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Tech-Savvy Educational Leadership

Tech-Savvy Educational Leadership

One of the more fascinating discussions at the Future of Education Technology Conference (FETC) 2019 in Orlando last month was centered on educational leadership, specifically what tech-savvy administrators do to advance their schools and districts. The panel discussion, hosted by international consultant Matt Harris and featuring thought leaders Alex Inman, Jianli Jiao, and Sonny Magana, included some unexpected ideas that any administrator can take to heart.

Tech-savvy education leaders may not be tech whizzes themselves

Administrators are busy people, so the chances of one learning a programming language or wiring a robot in his or her spare time are slim. Even the leaders of the most technologically progressive schools let their tech people be tech people and their teachers use tech tools to the best of their abilities. Administrators may have a lot in common with C-suite executives in the business world, but that doesn’t mean they have to be Mark Zuckerberg.

Tech-savvy education leaders do not have limitless budgets (or much budget at all)

It’s a popular concept now, but the first administrator to implement a BYOD (bring your own device) policy at his or her school or district was probably thought of as crazy. It’s dangerous to let students bring unknown devices into schools, right? That administrator probably knew little about network safety. What he or she knew was that technology in the classroom is important and it is prohibitively expensive to provide devices to every student. Saving money is the driving factor of many great tech ideas.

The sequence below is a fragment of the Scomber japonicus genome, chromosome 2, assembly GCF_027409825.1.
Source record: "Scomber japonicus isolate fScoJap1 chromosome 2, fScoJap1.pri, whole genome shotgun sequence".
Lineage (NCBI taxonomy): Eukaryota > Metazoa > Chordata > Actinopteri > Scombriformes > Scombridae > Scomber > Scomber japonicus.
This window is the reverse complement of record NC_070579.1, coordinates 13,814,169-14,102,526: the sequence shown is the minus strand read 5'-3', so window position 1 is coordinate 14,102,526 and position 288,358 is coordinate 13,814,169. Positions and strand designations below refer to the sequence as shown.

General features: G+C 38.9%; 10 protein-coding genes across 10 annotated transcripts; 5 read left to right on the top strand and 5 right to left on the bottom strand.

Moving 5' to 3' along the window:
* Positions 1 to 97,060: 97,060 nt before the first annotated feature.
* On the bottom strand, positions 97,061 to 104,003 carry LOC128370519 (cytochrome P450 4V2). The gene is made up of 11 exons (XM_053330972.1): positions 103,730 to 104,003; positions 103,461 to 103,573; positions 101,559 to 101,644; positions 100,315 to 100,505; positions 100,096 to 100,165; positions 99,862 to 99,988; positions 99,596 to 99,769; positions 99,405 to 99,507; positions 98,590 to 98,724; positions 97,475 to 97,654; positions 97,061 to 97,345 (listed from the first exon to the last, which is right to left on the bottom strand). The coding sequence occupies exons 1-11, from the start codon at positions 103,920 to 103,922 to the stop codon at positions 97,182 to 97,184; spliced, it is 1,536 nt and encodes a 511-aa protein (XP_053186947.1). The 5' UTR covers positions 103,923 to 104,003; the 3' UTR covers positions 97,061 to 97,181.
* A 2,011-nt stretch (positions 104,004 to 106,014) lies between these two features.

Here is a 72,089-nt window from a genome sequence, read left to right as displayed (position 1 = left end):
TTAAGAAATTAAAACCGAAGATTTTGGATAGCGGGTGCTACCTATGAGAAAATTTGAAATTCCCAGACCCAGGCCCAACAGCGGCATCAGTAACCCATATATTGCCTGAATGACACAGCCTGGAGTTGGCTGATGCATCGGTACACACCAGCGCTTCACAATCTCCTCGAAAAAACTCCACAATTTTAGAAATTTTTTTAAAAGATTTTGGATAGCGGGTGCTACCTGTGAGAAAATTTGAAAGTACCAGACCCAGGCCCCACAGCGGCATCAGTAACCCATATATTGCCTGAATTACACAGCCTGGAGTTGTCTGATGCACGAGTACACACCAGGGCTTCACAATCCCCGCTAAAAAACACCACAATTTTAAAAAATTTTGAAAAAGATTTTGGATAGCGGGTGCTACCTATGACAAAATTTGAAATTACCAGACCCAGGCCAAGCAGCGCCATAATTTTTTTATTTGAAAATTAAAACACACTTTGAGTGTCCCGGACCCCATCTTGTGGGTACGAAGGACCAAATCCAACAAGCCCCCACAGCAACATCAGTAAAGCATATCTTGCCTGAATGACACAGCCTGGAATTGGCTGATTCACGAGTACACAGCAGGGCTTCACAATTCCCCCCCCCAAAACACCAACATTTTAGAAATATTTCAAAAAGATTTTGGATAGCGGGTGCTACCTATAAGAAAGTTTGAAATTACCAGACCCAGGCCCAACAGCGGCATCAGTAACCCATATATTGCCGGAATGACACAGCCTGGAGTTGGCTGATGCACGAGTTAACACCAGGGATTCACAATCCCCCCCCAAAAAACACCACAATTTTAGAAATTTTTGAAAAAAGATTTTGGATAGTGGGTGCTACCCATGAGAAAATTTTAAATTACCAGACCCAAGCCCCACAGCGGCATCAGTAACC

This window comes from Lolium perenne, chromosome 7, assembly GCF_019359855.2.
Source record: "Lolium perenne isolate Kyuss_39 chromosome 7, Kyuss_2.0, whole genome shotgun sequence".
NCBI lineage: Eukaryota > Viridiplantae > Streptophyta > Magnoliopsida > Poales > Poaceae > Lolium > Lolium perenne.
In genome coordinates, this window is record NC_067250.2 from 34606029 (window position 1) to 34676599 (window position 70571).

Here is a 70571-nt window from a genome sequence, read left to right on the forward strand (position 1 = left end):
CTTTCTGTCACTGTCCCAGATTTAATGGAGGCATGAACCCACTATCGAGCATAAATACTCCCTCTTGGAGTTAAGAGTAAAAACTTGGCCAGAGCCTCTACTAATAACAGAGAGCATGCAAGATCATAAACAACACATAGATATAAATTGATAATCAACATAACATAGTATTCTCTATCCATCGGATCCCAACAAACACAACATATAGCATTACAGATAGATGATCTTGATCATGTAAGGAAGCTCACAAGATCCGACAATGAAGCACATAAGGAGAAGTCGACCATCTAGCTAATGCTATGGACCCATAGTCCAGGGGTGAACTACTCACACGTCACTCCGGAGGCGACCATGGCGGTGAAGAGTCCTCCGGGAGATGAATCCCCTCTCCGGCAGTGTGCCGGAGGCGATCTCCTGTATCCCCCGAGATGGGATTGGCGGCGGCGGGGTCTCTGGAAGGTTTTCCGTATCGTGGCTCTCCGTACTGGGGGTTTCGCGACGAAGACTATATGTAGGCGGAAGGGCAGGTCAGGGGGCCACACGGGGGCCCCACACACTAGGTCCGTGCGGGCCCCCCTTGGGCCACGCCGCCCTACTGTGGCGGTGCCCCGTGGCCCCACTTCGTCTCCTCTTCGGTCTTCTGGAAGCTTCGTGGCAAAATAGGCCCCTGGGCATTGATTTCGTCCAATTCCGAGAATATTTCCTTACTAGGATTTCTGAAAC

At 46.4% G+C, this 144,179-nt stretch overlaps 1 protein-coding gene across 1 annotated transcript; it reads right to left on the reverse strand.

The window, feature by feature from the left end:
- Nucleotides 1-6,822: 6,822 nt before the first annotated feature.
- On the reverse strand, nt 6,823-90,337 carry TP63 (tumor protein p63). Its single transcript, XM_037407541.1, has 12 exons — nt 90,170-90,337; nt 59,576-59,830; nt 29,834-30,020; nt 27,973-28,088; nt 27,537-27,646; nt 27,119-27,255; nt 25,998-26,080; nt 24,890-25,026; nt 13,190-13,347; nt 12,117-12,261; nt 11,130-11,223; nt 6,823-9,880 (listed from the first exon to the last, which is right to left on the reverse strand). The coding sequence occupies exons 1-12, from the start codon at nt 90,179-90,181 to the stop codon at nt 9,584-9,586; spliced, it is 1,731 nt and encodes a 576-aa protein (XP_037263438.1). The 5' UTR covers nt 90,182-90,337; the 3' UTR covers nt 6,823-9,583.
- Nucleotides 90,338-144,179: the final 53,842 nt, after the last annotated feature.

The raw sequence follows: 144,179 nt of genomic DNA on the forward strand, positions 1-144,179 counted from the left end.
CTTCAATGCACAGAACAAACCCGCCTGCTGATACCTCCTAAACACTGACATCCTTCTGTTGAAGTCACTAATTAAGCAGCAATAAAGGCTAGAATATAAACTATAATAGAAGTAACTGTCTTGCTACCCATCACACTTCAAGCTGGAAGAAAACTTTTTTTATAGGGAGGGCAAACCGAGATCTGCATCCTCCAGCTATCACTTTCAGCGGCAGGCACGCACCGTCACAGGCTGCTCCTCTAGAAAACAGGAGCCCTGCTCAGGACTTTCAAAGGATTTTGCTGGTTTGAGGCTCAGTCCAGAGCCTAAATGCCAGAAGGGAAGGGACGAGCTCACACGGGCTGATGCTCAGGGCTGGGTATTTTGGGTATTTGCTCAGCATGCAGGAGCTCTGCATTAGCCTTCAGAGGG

Tech-savvy education leaders have a willingness to experiment

Education technology is moving so fast that yesterday’s hot new pilot program is today’s commonplace solution, so it takes an intrepid spirit to stay ahead of the curve. Tech-savvy administrators are not afraid to give the go-ahead to subordinates who want to experiment with a new tool or who envision a new way to use data. Administrators also support such efforts with resources even if the only available resource is time.

Tech-savvy education leaders are not afraid to fail

With experimentation comes failure. It is an expected result of trying to improve. We expect our students to embrace productive struggle and adopt the growth mindset, so it only makes sense to take that same approach when trying to improve our education practice through technology. If something like a pilot doesn’t work out, the most important thing for a tech-savvy administrator is how it failed, why and how the process can be improved next time.

Tech-savvy education leaders hire people with all of the above qualities

The best way to foster a school environment that thrives in technology best practices is to hire people who share a desire to improve practice through technology and a willingness to experiment and fail. The more tech-savvy educators we have in the classroom now, the more tech-savvy administrators we will have in the future.

Are you a tech-savvy leader looking for more ways to help implement technology in your school or district? Check out how the SAMR (substitution, augmentation, modification, and redefinition) model for technology can be used for educator professional development in this blog post!